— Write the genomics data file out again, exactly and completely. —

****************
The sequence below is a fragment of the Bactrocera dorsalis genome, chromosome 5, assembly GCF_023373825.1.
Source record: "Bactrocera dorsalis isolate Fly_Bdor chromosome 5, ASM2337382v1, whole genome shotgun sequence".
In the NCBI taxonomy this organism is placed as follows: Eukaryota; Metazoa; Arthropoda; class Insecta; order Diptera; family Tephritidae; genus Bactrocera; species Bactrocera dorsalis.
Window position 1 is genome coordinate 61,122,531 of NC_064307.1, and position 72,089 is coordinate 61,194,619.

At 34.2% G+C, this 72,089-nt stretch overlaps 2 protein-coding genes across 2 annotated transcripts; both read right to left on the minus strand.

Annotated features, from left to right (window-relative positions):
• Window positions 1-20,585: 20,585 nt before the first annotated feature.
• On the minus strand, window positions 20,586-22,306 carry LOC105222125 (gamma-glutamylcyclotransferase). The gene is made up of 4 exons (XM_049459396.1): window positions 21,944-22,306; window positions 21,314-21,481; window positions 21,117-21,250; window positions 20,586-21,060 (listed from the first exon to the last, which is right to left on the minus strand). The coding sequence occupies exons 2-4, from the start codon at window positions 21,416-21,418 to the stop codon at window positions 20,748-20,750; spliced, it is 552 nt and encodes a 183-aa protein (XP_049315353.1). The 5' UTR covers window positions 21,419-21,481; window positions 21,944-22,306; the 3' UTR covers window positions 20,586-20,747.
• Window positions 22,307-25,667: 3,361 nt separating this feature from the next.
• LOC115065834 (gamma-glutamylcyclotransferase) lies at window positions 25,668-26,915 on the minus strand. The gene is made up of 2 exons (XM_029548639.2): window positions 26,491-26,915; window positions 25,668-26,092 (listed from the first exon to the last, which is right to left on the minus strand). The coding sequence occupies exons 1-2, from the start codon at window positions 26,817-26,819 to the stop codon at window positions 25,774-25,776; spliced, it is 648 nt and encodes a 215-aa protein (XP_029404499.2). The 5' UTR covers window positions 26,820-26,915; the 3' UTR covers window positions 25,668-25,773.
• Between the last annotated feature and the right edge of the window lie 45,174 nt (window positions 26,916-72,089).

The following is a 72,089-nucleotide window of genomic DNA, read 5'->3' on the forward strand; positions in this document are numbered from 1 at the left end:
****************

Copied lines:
The sequence below is a fragment of the Bactrocera dorsalis genome, chromosome 5, assembly GCF_023373825.1.
Source record: "Bactrocera dorsalis isolate Fly_Bdor chromosome 5, ASM2337382v1, whole genome shotgun sequence".
In the NCBI taxonomy this organism is placed as follows: Eukaryota; Metazoa; Arthropoda; class Insecta; order Diptera; family Tephritidae; genus Bactrocera; species Bactrocera dorsalis.
Window position 1 is genome coordinate 61,122,531 of NC_064307.1, and position 72,089 is coordinate 61,194,619.

At 34.2% G+C, this 72,089-nt stretch overlaps 2 protein-coding genes across 2 annotated transcripts; both read right to left on the minus strand.

Annotated features, from left to right (window-relative positions):
• Window positions 1-20,585: 20,585 nt before the first annotated feature.
• On the minus strand, window positions 20,586-22,306 carry LOC105222125 (gamma-glutamylcyclotransferase). The gene is made up of 4 exons (XM_049459396.1): window positions 21,944-22,306; window positions 21,314-21,481; window positions 21,117-21,250; window positions 20,586-21,060 (listed from the first exon to the last, which is right to left on the minus strand). The coding sequence occupies exons 2-4, from the start codon at window positions 21,416-21,418 to the stop codon at window positions 20,748-20,750; spliced, it is 552 nt and encodes a 183-aa protein (XP_049315353.1). The 5' UTR covers window positions 21,419-21,481; window positions 21,944-22,306; the 3' UTR covers window positions 20,586-20,747.
• Window positions 22,307-25,667: 3,361 nt separating this feature from the next.
• LOC115065834 (gamma-glutamylcyclotransferase) lies at window positions 25,668-26,915 on the minus strand. The gene is made up of 2 exons (XM_029548639.2): window positions 26,491-26,915; window positions 25,668-26,092 (listed from the first exon to the last, which is right to left on the minus strand). The coding sequence occupies exons 1-2, from the start codon at window positions 26,817-26,819 to the stop codon at window positions 25,774-25,776; spliced, it is 648 nt and encodes a 215-aa protein (XP_029404499.2). The 5' UTR covers window positions 26,820-26,915; the 3' UTR covers window positions 25,668-25,773.
• Between the last annotated feature and the right edge of the window lie 45,174 nt (window positions 26,916-72,089).

The following is a 72,089-nucleotide window of genomic DNA, read 5'->3' on the forward strand; positions in this document are numbered from 1 at the left end: